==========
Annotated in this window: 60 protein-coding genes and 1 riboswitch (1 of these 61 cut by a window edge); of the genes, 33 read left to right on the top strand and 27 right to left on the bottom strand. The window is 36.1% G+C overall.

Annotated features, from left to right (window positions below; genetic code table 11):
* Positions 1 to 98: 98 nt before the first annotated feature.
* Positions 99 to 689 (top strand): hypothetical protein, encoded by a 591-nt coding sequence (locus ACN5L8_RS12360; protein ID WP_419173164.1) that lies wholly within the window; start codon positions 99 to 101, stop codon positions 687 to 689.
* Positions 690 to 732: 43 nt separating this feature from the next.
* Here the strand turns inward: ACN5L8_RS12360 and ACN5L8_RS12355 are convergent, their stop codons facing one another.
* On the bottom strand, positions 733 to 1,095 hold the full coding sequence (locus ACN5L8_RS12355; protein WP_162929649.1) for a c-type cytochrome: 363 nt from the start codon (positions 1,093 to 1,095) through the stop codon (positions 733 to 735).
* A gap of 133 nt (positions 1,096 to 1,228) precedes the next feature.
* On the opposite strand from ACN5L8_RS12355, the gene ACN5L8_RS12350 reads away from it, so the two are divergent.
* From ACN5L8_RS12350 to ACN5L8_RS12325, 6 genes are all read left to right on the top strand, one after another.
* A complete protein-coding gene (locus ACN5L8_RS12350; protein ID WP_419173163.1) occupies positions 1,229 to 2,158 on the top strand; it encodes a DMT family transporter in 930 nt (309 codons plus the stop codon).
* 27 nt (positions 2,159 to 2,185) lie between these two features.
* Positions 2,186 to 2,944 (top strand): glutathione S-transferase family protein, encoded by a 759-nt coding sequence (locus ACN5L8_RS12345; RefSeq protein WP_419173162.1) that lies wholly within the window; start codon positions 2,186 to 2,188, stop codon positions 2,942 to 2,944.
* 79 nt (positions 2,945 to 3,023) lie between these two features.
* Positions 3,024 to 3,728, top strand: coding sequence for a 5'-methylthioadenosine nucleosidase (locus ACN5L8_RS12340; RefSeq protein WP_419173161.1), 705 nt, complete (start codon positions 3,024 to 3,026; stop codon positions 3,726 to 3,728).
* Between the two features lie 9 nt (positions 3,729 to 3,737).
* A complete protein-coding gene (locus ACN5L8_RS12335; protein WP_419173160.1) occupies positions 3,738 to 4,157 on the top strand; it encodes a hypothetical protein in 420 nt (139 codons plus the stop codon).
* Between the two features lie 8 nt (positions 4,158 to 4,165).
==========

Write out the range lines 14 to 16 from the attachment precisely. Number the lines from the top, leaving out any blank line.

* 79 nt (positions 2,945 to 3,023) lie between these two features.
* Positions 3,024 to 3,728, top strand: coding sequence for a 5'-methylthioadenosine nucleosidase (locus ACN5L8_RS12340; RefSeq protein WP_419173161.1), 705 nt, complete (start codon positions 3,024 to 3,026; stop codon positions 3,726 to 3,728).
* Between the two features lie 9 nt (positions 3,729 to 3,737).